A total of 101,882 people in Estonia had filed an application by February 25 to withdraw their savings from a mandatory pension fund, dubbed the second pillar of the pension system, Postimees reports, citing data from the Estonian Funded Pension Registry.
The applications had been filed by 53,020 women and 48,862 men.
The average age of the people who had filed an application was 39 years, which means that apparently the average person who is leaving joined the second pillar at the time when it was launched in 2002.
When money is withdrawn from the second pillar, an income tax of 20 percent on the amount withdrawn must be paid.
In February, the numbers of new applications filed had however decreased on the previous month.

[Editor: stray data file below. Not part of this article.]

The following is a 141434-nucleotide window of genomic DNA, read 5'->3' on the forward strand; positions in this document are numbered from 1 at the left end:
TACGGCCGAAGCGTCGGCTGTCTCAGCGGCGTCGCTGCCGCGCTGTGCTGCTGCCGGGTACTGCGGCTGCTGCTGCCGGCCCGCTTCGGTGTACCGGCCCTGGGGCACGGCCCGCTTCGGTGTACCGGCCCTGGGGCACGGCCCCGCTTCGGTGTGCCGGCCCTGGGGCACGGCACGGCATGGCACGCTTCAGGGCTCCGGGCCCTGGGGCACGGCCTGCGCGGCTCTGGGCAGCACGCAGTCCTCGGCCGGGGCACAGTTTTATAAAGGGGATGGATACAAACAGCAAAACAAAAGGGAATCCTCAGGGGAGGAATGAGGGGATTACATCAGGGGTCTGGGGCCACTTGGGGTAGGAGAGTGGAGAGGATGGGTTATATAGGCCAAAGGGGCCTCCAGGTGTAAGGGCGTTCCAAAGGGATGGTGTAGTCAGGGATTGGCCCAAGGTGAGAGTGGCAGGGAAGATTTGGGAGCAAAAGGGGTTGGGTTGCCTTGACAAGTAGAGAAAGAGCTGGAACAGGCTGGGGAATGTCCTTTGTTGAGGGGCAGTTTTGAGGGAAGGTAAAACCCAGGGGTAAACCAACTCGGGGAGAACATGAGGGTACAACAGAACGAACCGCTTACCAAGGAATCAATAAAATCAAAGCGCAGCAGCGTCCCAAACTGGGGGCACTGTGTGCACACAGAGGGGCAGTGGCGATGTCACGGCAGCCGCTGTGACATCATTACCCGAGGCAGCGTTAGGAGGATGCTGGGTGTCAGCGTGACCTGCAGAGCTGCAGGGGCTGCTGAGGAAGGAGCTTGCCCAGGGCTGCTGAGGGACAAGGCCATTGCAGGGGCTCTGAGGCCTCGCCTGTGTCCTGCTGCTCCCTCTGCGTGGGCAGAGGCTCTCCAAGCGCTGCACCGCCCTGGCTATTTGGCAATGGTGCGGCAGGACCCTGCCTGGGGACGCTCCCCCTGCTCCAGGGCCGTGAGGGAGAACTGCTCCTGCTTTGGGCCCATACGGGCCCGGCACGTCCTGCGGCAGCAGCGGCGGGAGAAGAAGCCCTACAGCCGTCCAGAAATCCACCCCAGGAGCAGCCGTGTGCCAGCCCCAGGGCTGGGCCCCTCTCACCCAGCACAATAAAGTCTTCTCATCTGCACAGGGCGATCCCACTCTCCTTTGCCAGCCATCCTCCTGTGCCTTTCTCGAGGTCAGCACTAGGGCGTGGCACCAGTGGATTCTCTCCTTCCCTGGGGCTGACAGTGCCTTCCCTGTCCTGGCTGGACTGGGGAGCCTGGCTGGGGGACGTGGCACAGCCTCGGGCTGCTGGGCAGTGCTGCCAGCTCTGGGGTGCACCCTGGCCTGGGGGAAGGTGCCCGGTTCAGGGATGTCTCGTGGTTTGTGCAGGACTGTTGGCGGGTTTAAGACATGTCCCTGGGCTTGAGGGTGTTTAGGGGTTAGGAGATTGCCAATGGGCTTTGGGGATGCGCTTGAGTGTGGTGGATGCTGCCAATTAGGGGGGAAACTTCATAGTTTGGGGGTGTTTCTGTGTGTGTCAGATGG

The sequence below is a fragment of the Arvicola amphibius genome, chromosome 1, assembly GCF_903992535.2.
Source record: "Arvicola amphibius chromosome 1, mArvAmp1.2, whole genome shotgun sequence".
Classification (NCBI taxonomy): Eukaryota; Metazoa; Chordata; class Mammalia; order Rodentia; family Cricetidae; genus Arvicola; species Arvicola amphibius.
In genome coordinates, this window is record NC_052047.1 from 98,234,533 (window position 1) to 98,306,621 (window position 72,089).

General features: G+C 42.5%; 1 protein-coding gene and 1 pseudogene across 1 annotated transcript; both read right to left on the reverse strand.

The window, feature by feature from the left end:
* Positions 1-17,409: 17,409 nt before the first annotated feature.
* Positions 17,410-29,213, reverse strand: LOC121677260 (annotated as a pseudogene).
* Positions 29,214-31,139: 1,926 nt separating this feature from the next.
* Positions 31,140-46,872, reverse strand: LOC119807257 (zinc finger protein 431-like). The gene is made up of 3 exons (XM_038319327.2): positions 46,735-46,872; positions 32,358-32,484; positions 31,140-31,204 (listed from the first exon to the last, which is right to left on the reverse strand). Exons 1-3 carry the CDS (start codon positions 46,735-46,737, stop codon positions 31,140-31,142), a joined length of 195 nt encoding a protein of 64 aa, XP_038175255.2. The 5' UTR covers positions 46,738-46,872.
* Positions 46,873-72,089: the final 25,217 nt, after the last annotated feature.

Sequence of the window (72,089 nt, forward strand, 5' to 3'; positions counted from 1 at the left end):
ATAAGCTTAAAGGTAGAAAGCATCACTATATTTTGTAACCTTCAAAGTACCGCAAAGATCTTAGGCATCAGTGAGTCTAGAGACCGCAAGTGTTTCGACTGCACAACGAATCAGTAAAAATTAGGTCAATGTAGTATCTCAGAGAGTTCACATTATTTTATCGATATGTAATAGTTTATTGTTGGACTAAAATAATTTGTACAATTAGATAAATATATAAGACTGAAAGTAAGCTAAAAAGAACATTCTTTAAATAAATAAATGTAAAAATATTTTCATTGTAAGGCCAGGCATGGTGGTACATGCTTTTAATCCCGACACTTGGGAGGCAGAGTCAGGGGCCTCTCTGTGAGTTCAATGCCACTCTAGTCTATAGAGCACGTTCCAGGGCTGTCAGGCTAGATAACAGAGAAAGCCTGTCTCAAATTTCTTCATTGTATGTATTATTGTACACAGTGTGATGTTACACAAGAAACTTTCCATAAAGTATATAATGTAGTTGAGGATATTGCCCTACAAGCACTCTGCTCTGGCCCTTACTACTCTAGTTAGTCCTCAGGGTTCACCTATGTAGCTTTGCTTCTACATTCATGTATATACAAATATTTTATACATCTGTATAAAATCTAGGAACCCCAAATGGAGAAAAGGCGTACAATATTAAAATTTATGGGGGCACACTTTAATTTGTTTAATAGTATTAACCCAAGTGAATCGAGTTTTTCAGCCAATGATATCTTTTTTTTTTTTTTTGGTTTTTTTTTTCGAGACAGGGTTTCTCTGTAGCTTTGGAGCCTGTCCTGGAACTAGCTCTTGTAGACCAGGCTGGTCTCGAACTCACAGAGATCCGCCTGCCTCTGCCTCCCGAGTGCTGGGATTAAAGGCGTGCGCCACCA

A total of 33,000 applications to quit the second pillar were filed during the first week after applications started to be accepted at the beginning of January, and slightly over 75,000 during the month of January.
It has been estimated, however, that the pace at which applications are filed will speed up again before the end of March, when the first period of application is set to end. To those who have filed their application by the end of March money will be paid out in September.
The periods for filing applications to withdraw money from the second pillar are from January 1 to March 31, from April 1 to July 31, and from August 1 to November 30. For each of these periods, the deadline for paying out the money stands at five months after the end of the application period.
The entire amount accumulated into a person's second pension pillar will be paid out and an income tax of 20 percent has to be paid on the sum. The exact amount to be paid out to the individual depends on the price at which the fund manager can sell the pension fund units, which in its turn depends on developments in the financial markets.
Editor: Roberta Vaino